This has been covered widely today, here is a sampling of stories and reference:
From the BBC:
Antimatter belt around Earth discovered by Pamela craft
A thin band of antimatter particles called antiprotons enveloping the Earth has been spotted for the first time.
The find, described in Astrophysical Journal Letters, confirms theoretical work that predicted the Earth’s magnetic field could trap antimatter.
The team says a small number of antiprotons lie between the Van Allen belts of trapped “normal” matter.
The researchers say there may be enough to implement a scheme using antimatter to fuel future spacecraft.
The antiprotons were spotted by the Pamela satellite (an acronym for Payload for Antimatter Matter Exploration and Light-nuclei Astrophysics) – launched in 2006 to study the nature of high-energy particles from the Sun and from beyond our Solar System – so-called cosmic rays.
These cosmic ray particles can slam into molecules that make up the Earth’s atmosphere, creating showers of particles.
Many of the cosmic ray particles or these “daughter” particles they create are caught in the Van Allen belts, doughnut-shaped regions where the Earth’s magnetic field traps them.
Among Pamela’s goals was to specifically look for small numbers of antimatter particles among the far more abundant normal matter particles such as protons and the nuclei of helium atoms.
The new analysis, described in an online preprint, shows that when Pamela passes through a region called the South Atlantic Anomaly, it sees thousands of times more antiprotons than are expected to come from normal particle decays, or from elsewhere in the cosmos.
Read more here
PAMELA pins down cosmic antiproton flux
The satellite experiment Payload for Antimatter Matter Exploration and Light-nuclei Astrophysics (PAMELA) has made a new measurement of the antiproton-to-proton flux ratio in cosmic rays with energies up to 100 GeV. The results, which represent a great improvement in statistics compared with data published previously, provide significant constraints on exotic sources of cosmic antimatter.
The PAMELA experiment has been in low Earth-orbit on the Resurs-DK1 satellite since its launch in June 2006 (CERN Courier September 2006 p8). During 500 days of data collection it has identified 1000 antiprotons with energies in the range 1–100 GeV, including 100 antiprotons with an energy above 20 GeV. This is a larger data sample at higher energies than any other experiment has obtained.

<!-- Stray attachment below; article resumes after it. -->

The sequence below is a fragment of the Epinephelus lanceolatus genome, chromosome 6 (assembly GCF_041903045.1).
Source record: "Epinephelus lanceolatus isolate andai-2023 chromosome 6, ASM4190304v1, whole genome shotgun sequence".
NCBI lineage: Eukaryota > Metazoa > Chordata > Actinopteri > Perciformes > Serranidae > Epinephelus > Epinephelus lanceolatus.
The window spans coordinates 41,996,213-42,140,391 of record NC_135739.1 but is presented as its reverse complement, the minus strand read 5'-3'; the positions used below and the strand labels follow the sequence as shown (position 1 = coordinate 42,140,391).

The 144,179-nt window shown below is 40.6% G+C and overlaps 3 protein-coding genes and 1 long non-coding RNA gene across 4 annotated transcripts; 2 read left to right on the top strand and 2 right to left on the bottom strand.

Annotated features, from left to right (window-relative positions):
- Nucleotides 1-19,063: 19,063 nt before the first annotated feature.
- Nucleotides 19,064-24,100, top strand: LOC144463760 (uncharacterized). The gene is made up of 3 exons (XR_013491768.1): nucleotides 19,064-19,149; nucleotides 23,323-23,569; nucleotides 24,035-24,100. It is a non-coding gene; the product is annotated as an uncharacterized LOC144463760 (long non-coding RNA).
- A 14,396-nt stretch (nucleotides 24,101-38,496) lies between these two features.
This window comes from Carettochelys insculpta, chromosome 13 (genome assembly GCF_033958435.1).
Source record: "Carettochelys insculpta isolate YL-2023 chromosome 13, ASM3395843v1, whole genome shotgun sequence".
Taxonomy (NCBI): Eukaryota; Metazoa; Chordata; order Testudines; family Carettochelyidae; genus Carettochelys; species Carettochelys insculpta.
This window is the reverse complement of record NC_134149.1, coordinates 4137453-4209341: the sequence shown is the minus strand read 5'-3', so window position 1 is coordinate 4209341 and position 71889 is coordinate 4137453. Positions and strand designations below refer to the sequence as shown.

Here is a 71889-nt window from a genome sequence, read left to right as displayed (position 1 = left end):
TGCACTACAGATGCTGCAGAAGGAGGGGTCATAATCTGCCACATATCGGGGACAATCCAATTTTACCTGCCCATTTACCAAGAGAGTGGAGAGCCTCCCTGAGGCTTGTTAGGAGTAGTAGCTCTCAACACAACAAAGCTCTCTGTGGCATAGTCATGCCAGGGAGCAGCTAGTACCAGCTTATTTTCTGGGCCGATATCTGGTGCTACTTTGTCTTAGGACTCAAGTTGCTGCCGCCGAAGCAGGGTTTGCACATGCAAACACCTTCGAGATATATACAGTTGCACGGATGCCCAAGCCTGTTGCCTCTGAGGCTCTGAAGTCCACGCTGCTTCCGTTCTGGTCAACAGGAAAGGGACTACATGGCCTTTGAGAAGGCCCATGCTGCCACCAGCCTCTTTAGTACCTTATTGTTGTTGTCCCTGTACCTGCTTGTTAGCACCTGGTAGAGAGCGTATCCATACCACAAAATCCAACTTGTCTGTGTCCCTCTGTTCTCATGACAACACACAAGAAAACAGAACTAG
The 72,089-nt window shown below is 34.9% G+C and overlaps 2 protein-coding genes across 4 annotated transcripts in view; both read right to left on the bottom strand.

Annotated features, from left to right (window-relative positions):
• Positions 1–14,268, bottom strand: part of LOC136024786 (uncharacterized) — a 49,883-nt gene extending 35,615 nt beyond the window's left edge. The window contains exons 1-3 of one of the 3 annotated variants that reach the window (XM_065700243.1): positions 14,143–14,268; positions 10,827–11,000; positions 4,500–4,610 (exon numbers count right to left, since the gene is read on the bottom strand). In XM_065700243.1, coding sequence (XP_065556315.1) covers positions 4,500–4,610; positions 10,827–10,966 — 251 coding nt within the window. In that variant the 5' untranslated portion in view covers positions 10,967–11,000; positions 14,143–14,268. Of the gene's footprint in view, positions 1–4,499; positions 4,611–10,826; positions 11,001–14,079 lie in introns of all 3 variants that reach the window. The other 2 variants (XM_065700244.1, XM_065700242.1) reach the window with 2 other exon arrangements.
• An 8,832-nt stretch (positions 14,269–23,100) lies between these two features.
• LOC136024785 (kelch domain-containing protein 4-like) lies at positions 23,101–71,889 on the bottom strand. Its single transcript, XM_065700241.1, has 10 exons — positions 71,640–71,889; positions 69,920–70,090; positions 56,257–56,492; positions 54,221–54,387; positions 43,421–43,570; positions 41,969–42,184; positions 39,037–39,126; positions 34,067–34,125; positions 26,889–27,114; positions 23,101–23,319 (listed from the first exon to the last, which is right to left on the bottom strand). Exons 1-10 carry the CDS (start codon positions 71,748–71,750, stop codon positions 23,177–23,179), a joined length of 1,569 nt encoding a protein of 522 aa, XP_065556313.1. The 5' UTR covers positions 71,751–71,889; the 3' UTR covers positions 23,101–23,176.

Cosmic antiprotons can be made in particle (mainly proton) collisions with interstellar gas but they could also have more exotic origins, for example, in the annihilation of dark-matter particles. Finding out more about the actual production mechanisms requires detailed studies of the antiproton energy spectrum over a wide energy range, which in turn depend on data with good statistics, as PAMELA now provides.
Analysis of the data from PAMELA show that the antiproton-to-proton flux ratio rises smoothly to about 10 GeV, before tending to level off. The results match well with theoretical calculations that assume only secondary production of antiprotons by cosmic rays propagating through the galaxy. This places limits on contributions from other, more exotic sources
The discovery of geomagnetically trapped cosmic ray antiprotons
The existence of a significant flux of antiprotons confined to Earth’s magnetosphere has been considered in several theoretical works. These antiparticles are produced in nuclear interactions of energetic cosmic rays with the terrestrial atmosphere and accumulate in the geomagnetic field at altitudes of several hundred kilometers. A contribution from the decay of albedo antineutrons has been hypothesized in analogy to proton production by neutron decay, which constitutes the main source of trapped protons at energies above some tens of MeV. This Letter reports the discovery of an antiproton radiation belt around the Earth. The trapped antiproton energy spectrum in the South Atlantic Anomaly (SAA) region has been measured by the PAMELA experiment for the kinetic energy range 60–750 MeV. A measurement of the atmospheric sub-cutoff antiproton spectrum outside the radiation belts is also reported. PAMELA data show that the magnetospheric antiproton flux in the SAA exceeds the cosmic-ray antiproton flux by three orders of magnitude at the present solar minimum, and exceeds the sub-cutoff antiproton flux outside radiation belts by four orders of magnitude, constituting the most abundant source of antiprotons near the Earth.